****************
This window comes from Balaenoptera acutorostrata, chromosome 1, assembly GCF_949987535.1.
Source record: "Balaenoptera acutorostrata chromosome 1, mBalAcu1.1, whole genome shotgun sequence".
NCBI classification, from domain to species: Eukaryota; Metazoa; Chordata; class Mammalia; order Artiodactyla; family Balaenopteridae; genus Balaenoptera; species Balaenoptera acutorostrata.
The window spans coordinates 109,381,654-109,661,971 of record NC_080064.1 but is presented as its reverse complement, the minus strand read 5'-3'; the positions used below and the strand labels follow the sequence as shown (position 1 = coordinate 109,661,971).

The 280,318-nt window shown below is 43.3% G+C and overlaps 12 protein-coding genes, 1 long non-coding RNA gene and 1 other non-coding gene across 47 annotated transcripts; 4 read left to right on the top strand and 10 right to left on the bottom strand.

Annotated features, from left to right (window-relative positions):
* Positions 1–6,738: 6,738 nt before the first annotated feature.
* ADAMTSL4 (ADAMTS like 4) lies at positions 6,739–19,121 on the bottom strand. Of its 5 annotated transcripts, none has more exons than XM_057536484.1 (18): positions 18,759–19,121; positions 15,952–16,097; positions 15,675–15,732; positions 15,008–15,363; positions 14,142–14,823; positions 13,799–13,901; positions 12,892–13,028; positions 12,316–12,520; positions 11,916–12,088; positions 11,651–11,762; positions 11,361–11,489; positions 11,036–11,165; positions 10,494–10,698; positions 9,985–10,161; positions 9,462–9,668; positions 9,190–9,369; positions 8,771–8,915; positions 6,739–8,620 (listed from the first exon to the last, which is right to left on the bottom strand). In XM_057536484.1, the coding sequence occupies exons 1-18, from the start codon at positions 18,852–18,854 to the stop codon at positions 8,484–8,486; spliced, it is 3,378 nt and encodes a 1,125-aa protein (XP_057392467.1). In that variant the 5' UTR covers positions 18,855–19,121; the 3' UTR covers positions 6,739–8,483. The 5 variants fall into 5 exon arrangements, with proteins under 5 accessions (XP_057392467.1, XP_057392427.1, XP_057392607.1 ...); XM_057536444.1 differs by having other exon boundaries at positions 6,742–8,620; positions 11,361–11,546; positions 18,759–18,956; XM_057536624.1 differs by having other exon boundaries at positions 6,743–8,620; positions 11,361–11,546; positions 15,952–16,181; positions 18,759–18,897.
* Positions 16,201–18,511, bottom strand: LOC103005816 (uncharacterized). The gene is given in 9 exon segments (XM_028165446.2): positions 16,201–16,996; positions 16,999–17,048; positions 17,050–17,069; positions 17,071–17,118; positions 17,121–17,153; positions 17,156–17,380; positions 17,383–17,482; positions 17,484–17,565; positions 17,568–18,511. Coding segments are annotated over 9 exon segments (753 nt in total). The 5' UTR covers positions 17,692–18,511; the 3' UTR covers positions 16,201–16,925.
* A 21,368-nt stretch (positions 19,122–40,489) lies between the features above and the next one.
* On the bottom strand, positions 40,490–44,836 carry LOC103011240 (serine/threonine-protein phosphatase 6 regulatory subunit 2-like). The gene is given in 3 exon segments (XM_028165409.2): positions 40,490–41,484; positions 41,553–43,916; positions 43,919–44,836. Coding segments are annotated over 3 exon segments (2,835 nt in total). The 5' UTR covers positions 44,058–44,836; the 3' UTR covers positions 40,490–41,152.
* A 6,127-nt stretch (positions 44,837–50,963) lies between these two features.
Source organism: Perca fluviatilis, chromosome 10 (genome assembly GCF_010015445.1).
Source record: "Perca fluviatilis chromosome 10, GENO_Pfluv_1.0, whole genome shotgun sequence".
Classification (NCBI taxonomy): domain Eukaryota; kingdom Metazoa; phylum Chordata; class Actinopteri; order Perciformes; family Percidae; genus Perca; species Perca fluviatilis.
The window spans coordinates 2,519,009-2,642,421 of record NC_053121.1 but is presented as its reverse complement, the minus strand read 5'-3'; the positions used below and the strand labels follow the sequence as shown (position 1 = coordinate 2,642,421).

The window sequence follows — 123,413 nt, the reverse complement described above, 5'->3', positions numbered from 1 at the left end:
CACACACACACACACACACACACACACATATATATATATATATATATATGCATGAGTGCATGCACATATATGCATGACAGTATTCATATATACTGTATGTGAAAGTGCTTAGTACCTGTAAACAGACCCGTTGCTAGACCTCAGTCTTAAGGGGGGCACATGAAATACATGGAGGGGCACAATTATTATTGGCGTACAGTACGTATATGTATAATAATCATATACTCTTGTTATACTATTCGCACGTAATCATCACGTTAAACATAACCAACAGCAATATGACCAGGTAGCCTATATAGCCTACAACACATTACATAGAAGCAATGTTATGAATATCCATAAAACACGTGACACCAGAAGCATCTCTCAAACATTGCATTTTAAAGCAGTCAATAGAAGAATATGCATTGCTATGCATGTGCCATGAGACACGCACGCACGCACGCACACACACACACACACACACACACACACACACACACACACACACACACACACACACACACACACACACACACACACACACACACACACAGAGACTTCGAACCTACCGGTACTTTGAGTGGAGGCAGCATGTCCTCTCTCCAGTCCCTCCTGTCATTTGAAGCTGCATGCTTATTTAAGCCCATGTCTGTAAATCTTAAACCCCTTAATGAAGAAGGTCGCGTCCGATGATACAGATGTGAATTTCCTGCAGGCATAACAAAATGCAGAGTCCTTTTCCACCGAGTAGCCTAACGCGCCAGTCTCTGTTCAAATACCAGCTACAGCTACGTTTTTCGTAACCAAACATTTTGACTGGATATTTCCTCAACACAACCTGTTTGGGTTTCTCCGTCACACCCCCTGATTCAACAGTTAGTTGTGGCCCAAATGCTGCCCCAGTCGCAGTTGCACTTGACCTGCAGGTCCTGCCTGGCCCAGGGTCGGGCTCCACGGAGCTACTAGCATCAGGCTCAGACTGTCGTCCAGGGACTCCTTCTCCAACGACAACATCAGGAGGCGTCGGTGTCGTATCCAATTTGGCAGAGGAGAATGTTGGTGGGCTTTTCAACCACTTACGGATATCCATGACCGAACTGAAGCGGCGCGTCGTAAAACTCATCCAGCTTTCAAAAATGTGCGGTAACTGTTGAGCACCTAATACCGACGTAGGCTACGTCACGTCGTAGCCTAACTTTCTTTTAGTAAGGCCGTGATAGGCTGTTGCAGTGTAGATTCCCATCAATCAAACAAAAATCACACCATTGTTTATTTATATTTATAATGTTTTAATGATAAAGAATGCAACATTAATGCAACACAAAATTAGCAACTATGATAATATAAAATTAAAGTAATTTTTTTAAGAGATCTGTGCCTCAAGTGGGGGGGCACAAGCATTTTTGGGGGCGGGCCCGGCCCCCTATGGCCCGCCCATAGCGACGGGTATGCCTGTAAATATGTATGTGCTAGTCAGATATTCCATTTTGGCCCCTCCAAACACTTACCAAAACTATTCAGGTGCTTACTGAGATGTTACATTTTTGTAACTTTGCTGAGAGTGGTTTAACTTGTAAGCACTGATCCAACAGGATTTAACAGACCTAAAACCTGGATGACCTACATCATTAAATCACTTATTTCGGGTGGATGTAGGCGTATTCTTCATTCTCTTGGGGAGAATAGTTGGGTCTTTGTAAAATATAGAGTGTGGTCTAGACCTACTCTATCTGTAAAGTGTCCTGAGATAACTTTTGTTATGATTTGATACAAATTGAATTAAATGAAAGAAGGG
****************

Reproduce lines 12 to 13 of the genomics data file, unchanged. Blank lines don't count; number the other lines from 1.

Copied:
* A 6,127-nt stretch (positions 44,837–50,963) lies between these two features.
Source organism: Perca fluviatilis, chromosome 10 (genome assembly GCF_010015445.1).